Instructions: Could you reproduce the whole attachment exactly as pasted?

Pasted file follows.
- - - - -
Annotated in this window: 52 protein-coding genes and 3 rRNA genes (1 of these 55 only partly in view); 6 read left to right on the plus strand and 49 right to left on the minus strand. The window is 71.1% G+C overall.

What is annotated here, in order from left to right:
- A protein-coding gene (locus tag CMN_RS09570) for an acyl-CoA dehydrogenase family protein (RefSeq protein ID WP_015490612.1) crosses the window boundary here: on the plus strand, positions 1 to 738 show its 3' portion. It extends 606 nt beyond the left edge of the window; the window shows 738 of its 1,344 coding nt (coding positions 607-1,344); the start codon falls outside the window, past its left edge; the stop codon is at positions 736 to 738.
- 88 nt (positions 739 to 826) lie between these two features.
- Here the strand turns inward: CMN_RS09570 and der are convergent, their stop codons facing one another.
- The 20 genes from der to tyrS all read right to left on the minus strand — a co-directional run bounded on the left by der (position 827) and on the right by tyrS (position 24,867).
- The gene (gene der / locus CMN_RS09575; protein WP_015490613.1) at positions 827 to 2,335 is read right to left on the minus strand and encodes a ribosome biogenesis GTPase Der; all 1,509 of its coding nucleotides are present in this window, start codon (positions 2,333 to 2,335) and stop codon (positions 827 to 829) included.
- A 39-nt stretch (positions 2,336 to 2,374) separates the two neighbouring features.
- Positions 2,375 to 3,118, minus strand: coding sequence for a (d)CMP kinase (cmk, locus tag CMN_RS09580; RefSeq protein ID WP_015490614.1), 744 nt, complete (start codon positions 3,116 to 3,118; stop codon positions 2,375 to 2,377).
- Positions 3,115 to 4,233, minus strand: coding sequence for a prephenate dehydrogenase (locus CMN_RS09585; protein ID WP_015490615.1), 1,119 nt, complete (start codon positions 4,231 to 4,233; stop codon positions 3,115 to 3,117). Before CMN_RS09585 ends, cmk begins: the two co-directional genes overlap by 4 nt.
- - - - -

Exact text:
Annotated in this window: 52 protein-coding genes and 3 rRNA genes (1 of these 55 only partly in view); 6 read left to right on the plus strand and 49 right to left on the minus strand. The window is 71.1% G+C overall.

What is annotated here, in order from left to right:
- A protein-coding gene (locus tag CMN_RS09570) for an acyl-CoA dehydrogenase family protein (RefSeq protein ID WP_015490612.1) crosses the window boundary here: on the plus strand, positions 1 to 738 show its 3' portion. It extends 606 nt beyond the left edge of the window; the window shows 738 of its 1,344 coding nt (coding positions 607-1,344); the start codon falls outside the window, past its left edge; the stop codon is at positions 736 to 738.
- 88 nt (positions 739 to 826) lie between these two features.
- Here the strand turns inward: CMN_RS09570 and der are convergent, their stop codons facing one another.
- The 20 genes from der to tyrS all read right to left on the minus strand — a co-directional run bounded on the left by der (position 827) and on the right by tyrS (position 24,867).
- The gene (gene der / locus CMN_RS09575; protein WP_015490613.1) at positions 827 to 2,335 is read right to left on the minus strand and encodes a ribosome biogenesis GTPase Der; all 1,509 of its coding nucleotides are present in this window, start codon (positions 2,333 to 2,335) and stop codon (positions 827 to 829) included.
- A 39-nt stretch (positions 2,336 to 2,374) separates the two neighbouring features.
- Positions 2,375 to 3,118, minus strand: coding sequence for a (d)CMP kinase (cmk, locus tag CMN_RS09580; RefSeq protein ID WP_015490614.1), 744 nt, complete (start codon positions 3,116 to 3,118; stop codon positions 2,375 to 2,377).
- Positions 3,115 to 4,233, minus strand: coding sequence for a prephenate dehydrogenase (locus CMN_RS09585; protein ID WP_015490615.1), 1,119 nt, complete (start codon positions 4,231 to 4,233; stop codon positions 3,115 to 3,117). Before CMN_RS09585 ends, cmk begins: the two co-directional genes overlap by 4 nt.